Reading three different chapters from three topics allows my brain to have idea sex. I mix all three different thoughts together. You can always combine ideas from different topics.

This fresh perspective will give you something to write about.

E) Make an Outline

If you have different topics already in mind, write a rough sketch of it. Figure out your main topics and make points. Make these points as simple as possible.

Your goal here is to write as many points as possible. Don’t worry about good and bad points or expanding on anything. Write enough to jog your memory later. Once you’ve compiled a list, go back and revise.

Cut out all the fat.

F) Just Start

Stop thinking about the writer’s block and just start with something. It can be nonsensical garbage, but just start writing.

“Begin at the beginning and go on till you come to the end: then stop” – Lewis Carroll (Alice in Wonderland)

Sometimes all your brain needs is to put down some words. The more you get down, the easier it will be to continue.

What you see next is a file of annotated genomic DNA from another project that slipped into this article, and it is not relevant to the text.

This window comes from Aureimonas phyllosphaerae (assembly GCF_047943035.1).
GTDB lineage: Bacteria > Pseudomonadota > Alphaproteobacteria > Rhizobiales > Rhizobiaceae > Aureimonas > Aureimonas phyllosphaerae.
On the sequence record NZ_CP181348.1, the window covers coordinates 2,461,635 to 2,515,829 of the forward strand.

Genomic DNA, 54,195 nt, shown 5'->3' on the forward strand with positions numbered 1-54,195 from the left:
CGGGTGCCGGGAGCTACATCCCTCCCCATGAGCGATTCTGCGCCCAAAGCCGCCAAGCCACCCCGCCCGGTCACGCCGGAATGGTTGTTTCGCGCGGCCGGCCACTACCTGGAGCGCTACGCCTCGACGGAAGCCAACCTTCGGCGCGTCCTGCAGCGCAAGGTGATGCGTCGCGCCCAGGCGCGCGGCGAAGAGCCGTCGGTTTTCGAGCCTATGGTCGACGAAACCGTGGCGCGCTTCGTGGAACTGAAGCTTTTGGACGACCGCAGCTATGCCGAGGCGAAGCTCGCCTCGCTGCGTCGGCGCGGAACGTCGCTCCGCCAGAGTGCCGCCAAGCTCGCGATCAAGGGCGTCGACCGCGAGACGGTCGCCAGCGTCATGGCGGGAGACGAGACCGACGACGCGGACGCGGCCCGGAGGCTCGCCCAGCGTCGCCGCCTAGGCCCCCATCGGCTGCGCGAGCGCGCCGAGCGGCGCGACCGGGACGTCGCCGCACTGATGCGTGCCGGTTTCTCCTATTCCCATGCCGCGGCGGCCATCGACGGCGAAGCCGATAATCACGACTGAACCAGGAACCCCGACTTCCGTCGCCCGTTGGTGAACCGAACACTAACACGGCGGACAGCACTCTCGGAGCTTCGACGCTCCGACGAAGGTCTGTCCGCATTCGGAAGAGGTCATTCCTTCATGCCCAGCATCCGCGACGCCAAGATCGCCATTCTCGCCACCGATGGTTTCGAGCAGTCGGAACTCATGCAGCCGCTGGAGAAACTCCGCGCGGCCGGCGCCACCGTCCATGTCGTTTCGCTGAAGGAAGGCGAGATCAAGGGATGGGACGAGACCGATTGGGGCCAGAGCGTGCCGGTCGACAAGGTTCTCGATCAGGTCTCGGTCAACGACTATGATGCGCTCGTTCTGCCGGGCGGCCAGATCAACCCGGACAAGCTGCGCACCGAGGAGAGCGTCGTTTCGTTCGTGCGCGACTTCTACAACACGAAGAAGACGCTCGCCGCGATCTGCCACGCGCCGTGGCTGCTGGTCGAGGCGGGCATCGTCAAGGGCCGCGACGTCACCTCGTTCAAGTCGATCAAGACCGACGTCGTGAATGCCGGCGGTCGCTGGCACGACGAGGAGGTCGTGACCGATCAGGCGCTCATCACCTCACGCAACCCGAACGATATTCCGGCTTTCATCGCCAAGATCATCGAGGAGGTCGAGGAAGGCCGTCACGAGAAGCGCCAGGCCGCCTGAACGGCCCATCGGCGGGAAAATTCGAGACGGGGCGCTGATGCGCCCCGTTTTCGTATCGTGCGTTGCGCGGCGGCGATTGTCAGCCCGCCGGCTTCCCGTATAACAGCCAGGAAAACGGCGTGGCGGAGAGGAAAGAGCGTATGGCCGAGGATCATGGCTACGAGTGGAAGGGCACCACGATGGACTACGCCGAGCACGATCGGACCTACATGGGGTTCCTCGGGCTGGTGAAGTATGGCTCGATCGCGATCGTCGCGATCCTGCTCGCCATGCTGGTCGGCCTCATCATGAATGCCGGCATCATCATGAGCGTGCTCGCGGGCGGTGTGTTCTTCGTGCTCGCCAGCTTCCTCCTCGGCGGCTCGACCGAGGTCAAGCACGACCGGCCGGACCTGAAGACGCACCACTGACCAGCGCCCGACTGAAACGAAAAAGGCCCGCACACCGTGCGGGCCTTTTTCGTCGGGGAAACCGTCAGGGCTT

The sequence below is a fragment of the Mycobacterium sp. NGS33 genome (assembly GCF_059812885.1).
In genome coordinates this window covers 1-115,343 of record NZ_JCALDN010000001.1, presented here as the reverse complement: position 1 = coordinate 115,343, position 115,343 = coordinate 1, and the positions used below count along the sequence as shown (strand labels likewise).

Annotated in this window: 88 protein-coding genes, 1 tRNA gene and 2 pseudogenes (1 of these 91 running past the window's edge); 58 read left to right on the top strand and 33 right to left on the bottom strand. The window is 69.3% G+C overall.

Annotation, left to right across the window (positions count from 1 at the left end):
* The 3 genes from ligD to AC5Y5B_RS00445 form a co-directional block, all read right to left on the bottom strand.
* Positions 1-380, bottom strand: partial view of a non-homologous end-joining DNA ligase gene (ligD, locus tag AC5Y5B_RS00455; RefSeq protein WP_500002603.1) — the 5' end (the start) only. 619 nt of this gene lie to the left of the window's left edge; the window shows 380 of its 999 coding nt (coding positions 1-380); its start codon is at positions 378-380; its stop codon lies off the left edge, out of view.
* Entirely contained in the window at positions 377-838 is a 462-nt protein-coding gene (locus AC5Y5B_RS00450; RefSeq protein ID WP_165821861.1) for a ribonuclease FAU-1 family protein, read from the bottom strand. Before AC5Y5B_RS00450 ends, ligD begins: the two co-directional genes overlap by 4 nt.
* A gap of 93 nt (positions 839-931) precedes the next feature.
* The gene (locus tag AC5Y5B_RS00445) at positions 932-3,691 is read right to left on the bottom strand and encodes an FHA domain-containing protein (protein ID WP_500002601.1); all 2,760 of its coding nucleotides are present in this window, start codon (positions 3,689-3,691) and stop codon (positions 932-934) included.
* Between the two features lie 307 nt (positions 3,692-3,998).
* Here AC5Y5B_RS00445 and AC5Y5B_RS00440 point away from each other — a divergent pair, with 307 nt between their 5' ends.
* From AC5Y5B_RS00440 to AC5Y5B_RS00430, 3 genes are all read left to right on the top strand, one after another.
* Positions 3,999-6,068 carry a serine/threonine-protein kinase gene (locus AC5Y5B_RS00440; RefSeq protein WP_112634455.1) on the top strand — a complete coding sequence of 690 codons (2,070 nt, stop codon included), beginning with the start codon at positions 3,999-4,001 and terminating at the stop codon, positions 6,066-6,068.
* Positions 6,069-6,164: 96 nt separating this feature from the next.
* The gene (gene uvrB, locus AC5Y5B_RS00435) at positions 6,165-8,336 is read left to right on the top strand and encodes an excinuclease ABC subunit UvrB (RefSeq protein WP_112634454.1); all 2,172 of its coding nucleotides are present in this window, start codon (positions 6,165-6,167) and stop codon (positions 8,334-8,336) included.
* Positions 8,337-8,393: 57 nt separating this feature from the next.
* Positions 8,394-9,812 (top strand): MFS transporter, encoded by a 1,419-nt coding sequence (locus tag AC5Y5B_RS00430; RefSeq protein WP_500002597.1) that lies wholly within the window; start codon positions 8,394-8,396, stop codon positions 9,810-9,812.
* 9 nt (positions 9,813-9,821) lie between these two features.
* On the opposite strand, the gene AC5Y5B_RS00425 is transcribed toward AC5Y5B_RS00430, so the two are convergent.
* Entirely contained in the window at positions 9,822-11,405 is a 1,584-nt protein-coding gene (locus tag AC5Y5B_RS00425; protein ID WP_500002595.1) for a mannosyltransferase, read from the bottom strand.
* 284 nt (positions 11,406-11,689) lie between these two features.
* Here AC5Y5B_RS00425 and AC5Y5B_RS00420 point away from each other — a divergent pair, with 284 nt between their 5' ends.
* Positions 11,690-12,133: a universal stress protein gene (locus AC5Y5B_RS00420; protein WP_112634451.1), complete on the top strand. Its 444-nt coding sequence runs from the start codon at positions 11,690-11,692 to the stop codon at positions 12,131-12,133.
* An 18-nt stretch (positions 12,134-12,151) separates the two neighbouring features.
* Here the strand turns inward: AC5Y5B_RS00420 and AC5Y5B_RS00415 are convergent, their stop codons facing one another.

G) Write Daily

Writer’s block doesn’t affect me as much as it first used to. I think the main reason is because I write everyday, even at a minimal capacity.

In the barest of bones, writing is a skill. Like any skill, the only way to improve is through dedicated practice (more on skills here). Dedicated practice hones my ability to write.

I looked at my first post (check it out here) and it pales in comparison to my recent works. I am improving, albeit slightly. These slight improvements continue to stack until writer’s block is basically nonexistent.

There you have it. I have completed my article. I feel like I can sleep well tonight. I think I’ve written a winner here.

Remember, don’t force anything. If you have insomnia, you can’t force yourself to sleep. If you are truly stuck, I implore you to try out the previous techniques. They have helped me in the past and even through this current block.

How do you overcome the dreaded block? Did any of these tips help you? Please comment below. My readers and I value your input. Thank you in advance.

Be bold, be free, and love on.